To me, leadership is not a ‘strong arm’ approach, rather it is an attentive, finely tuned process. Leadership is the ability to not only bring a cohesive team together, it is also about finding the right ‘lane’ for each member of the team. This is important as it gives that person the opportunity to flourish individually and then this positively impacts overall. This approach was consolidated when I discovered Positive Psychology; everyone can find that sense of ‘flow’ in their working lives and it is in these periods that the greatest work is being done as a team in ‘flow’ are fully involved in what they are doing. It is beautiful to be part of a team that works like this.

Full Circle has something special about it; it seems to attract just the right people at just the right time. Even in times of great challenge as in the current Covid-19 challenge, we find a way with a team that is in flow for each member. The challenge becomes part of the solution and in that space new, innovative ideas and directions can emerge. To me, leadership is about aligning the skillset in the team, for the whole to flourish. I often liken it to a small sailing boat that is crossing an ocean. The job of the Leader is first done on dry land — to assemble the right team, and then to set the coordinates for the destination. Between them, the skipper and crew work together, ‘reading’ the environment, adjusting the sails and tacking repeatedly but, together, they never forget what the destination is and every thought is about reaching that destination together for the greater good of them all. To me, this is what leadership is about; everyone part of the journey, involved in the success and finding ways to surmount challenges and, together, arrive in a safe harbor.


What are your “5 things I wish someone told me when I first started” and why. Please share a story or example for each.

Look after your own health — I am a very driven person; I have entrepreneurs on both my maternal and paternal sides of the family. To have an idea, to work it through and implement it, is reasonably in my ‘lane’. Therefore, once I have had an idea, I tended to pursue it and almost never stop thinking about it. I have been known to forget to eat and work until the early hours of the morning. It was only when I had a second major illness (bacterial meningitis) which became a near-death experience, that I finally realized that I did not have the right balance at all in my life. Realizing I was more likely to die or suffer brain damage than to live was the most terrifying place to be. I spent eleven days in hospital peering over the precipice, desperately fighting to live. I was forever changed by that experience. As soon as I came home, I changed everything in my life I changed there and then what I ate and how I lived my life.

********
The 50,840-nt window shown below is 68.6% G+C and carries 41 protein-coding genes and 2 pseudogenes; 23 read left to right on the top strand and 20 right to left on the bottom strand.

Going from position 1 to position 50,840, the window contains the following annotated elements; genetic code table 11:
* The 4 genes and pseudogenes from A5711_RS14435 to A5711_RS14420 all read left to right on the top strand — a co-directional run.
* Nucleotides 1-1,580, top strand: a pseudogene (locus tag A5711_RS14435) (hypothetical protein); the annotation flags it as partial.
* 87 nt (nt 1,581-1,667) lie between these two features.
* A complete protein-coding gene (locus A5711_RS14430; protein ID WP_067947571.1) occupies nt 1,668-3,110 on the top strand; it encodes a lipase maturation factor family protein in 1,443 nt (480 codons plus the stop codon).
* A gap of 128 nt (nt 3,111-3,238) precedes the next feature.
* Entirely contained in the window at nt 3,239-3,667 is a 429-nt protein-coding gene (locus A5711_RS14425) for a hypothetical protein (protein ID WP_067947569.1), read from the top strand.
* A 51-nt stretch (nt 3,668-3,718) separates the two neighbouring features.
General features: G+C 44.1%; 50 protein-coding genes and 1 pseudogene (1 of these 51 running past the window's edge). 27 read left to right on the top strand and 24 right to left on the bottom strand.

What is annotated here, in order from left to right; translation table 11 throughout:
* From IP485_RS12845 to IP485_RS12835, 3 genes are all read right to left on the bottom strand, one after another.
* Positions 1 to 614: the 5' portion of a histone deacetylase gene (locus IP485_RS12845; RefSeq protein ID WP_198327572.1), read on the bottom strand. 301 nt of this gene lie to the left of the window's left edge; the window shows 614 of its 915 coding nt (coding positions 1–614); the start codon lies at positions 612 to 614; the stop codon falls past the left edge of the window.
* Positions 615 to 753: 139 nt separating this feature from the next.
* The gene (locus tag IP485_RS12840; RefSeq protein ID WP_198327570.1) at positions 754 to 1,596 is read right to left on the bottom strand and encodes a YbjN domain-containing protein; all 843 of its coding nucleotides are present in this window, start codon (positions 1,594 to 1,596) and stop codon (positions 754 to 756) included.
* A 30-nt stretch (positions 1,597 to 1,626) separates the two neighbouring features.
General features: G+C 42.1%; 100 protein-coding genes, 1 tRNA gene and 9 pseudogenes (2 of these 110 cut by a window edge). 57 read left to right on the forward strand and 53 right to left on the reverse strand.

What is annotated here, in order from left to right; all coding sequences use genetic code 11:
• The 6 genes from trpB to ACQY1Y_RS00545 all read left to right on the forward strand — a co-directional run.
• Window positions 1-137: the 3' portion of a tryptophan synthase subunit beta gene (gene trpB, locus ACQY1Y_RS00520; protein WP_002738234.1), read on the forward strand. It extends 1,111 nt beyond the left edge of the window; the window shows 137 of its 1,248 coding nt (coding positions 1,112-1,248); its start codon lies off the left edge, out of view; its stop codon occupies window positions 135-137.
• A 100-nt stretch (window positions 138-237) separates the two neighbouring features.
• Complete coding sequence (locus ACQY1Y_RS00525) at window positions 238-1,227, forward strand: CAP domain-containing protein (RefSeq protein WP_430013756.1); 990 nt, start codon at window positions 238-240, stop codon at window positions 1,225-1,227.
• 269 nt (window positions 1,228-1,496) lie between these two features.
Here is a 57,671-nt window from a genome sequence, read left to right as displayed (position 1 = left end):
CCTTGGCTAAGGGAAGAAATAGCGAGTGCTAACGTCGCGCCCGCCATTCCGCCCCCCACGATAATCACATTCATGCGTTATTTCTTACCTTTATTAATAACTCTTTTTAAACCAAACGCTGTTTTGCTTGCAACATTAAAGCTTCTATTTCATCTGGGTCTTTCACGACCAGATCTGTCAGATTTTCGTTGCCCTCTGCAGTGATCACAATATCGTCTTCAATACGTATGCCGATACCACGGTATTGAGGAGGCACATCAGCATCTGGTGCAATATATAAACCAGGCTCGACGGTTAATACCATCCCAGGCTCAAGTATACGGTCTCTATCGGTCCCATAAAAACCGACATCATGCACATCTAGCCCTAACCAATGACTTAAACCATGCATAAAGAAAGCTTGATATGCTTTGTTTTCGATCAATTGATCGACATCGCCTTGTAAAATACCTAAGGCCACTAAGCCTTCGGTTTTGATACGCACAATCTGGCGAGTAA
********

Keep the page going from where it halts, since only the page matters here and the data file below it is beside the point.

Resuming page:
I took a lot of advice before I embarked on setting up my charity from people who I admired and trusted, this meant that I did not have a lot of gaps in my knowledge. I am a collegiate person and am not afraid to ask, therefore at every step where there has been a challenge (and there have been many), I have been able to find the right person at the right time. Therefore, I can only think of this one thing that I had wished I had been told about! Perhaps, this is why I feel so incredibly passionate about wellbeing in all its facets, being front and central in our minds from an early age. So much can be achieved when we are in a state of balance — in our minds and our bodies and in our wider lives.

You are a person of great influence. If you could inspire a movement that would bring the most amount of good to the most amount of people, what would that be? You never know what your idea can trigger. 🙂

Ha! Well that is easy: Look after yourself! Set up wellbeing mind-body programs including mindfulness, as well as vegetable and plant growing lessons in schools, colleges, universities, hospitals — why not!?

Wellbeing focus in hospitals is not just for patients, it is for the hospital staff too. We have always believed their wellbeing is central, much like a tuning fork. Make mind-body projects accessible at every point of a person’s timeline. Bring in the right people, the right expert voices who are exemplars in their field and who with us, share the same values and ethos.

Can you please give us your favorite ”Life Lesson Quote”? Can you share how that was relevant to you in your life?

I have two!

One: Build it and they will come. This is the unwritten motto which underlines all I have seen happen and continue to happen with Full Circle!

Two: The other comes from my good friend Eric Evans, entrepreneur, author and double bone marrow transplant recipient: In the moment of something awful are the seeds for something wonderful. However, will you recognize what it is — and most importantly, what will you do about it?

Is there a person in the world, or in the US with whom you would like to have a private breakfast or lunch with, and why? He or she might just see this, especially if we tag them. 🙂

Oprah Winfrey and Michelle Obama — can the 3 of us have a virtual lunch together? They are both amazing role models. I think we would have so much to talk about 😊